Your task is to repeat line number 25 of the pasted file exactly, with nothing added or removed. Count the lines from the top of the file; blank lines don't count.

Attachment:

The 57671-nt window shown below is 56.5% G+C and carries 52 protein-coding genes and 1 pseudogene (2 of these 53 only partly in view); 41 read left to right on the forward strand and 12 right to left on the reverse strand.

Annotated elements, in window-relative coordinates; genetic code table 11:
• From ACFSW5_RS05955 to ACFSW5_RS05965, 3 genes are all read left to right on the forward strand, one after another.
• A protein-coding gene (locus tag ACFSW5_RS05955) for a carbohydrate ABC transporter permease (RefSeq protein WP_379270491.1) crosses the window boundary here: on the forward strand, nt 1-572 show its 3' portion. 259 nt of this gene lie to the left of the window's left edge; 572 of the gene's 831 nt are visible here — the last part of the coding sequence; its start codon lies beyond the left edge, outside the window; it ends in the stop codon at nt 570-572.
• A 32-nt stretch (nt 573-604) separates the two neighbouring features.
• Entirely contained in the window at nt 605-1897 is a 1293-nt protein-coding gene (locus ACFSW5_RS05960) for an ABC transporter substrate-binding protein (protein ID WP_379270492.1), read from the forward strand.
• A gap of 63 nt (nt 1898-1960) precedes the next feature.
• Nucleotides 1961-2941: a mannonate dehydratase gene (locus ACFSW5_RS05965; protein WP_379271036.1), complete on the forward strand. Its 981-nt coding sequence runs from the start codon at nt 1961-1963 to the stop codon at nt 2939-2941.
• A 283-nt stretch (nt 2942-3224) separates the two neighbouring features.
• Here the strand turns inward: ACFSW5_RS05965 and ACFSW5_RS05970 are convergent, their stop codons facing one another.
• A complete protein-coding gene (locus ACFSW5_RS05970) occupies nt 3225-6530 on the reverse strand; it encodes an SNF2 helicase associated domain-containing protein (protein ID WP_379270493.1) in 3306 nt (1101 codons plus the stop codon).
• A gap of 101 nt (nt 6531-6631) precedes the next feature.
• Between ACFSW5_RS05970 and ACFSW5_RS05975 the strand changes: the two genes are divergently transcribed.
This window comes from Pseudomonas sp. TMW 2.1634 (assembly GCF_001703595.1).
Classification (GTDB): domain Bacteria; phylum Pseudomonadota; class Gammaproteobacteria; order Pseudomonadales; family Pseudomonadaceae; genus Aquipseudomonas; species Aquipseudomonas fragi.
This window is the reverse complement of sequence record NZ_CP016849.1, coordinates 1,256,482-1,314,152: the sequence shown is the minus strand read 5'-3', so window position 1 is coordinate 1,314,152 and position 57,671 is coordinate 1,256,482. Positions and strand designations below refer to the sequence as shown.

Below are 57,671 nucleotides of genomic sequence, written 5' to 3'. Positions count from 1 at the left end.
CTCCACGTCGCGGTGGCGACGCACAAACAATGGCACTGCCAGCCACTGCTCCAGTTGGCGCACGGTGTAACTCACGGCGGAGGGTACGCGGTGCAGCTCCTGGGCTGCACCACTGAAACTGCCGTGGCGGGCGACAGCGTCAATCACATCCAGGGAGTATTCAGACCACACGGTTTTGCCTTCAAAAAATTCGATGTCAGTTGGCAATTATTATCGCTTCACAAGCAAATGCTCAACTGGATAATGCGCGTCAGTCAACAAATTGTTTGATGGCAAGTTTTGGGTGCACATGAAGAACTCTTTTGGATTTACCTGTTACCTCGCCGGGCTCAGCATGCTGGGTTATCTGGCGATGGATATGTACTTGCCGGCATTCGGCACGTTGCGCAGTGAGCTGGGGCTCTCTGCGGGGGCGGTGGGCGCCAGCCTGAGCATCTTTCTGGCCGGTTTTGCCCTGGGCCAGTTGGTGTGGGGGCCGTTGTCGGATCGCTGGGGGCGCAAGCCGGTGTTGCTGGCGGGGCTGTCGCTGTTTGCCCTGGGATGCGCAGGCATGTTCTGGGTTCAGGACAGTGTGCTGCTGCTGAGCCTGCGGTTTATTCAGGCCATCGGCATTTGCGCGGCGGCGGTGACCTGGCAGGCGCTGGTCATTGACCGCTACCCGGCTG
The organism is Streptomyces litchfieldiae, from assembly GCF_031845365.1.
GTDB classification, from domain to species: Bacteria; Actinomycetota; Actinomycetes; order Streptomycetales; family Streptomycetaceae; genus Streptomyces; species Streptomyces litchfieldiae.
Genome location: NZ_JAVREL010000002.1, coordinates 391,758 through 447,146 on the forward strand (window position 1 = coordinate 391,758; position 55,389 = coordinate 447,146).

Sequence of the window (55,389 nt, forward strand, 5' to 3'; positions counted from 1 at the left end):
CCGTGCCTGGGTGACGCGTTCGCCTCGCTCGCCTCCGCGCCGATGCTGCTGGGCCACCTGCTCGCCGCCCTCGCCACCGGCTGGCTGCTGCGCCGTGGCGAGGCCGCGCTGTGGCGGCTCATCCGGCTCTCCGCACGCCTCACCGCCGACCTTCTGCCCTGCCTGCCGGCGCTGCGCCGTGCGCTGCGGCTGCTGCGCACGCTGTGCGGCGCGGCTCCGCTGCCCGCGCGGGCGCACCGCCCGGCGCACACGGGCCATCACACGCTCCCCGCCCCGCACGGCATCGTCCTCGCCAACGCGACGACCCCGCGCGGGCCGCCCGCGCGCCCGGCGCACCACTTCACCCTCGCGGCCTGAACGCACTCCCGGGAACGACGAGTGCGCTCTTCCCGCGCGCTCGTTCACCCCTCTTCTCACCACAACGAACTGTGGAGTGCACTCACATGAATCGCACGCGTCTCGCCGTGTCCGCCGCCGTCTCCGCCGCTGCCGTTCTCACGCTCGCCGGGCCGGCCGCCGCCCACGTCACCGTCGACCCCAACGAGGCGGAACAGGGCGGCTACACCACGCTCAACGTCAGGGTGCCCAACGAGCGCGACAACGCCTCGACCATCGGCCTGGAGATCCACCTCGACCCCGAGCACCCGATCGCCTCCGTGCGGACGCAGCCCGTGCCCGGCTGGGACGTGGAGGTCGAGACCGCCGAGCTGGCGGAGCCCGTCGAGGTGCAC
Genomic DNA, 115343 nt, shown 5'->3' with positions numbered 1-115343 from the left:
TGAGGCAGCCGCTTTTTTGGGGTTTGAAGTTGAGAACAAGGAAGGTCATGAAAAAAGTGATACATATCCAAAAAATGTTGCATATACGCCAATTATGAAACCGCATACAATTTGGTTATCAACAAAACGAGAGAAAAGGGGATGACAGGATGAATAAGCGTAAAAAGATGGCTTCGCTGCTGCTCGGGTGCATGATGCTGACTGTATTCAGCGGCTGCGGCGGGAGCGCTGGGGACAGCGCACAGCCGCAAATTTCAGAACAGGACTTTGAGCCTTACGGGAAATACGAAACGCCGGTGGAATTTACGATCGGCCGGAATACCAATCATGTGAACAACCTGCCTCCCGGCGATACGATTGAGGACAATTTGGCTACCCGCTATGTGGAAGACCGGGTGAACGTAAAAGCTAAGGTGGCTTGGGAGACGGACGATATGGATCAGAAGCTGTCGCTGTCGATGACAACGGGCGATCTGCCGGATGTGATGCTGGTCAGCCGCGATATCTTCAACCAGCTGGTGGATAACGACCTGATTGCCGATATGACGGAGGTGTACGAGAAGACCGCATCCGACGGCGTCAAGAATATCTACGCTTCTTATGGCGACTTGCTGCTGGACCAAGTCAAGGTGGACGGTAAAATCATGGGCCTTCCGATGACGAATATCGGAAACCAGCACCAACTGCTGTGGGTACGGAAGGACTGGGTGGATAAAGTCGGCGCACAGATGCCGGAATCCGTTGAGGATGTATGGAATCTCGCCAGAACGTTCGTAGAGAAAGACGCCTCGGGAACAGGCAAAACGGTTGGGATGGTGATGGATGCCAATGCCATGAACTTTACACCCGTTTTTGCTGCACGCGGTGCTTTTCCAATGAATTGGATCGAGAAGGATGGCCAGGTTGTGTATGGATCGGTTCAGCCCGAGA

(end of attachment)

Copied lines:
TGAGGCAGCCGCTTTTTTGGGGTTTGAAGTTGAGAACAAGGAAGGTCATGAAAAAAGTGATACATATCCAAAAAATGTTGCATATACGCCAATTATGAAACCGCATACAATTTGGTTATCAACAAAACGAGAGAAAAGGGGATGACAGGATGAATAAGCGTAAAAAGATGGCTTCGCTGCTGCTCGGGTGCATGATGCTGACTGTATTCAGCGGCTGCGGCGGGAGCGCTGGGGACAGCGCACAGCCGCAAATTTCAGAACAGGACTTTGAGCCTTACGGGAAATACGAAACGCCGGTGGAATTTACGATCGGCCGGAATACCAATCATGTGAACAACCTGCCTCCCGGCGATACGATTGAGGACAATTTGGCTACCCGCTATGTGGAAGACCGGGTGAACGTAAAAGCTAAGGTGGCTTGGGAGACGGACGATATGGATCAGAAGCTGTCGCTGTCGATGACAACGGGCGATCTGCCGGATGTGATGCTGGTCAGCCGCGATATCTTCAACCAGCTGGTGGATAACGACCTGATTGCCGATATGACGGAGGTGTACGAGAAGACCGCATCCGACGGCGTCAAGAATATCTACGCTTCTTATGGCGACTTGCTGCTGGACCAAGTCAAGGTGGACGGTAAAATCATGGGCCTTCCGATGACGAATATCGGAAACCAGCACCAACTGCTGTGGGTACGGAAGGACTGGGTGGATAAAGTCGGCGCACAGATGCCGGAATCCGTTGAGGATGTATGGAATCTCGCCAGAACGTTCGTAGAGAAAGACGCCTCGGGAACAGGCAAAACGGTTGGGATGGTGATGGATGCCAATGCCATGAACTTTACACCCGTTTTTGCTGCACGCGGTGCTTTTCCAATGAATTGGATCGAGAAGGATGGCCAGGTTGTGTATGGATCGGTTCAGCCCGAGA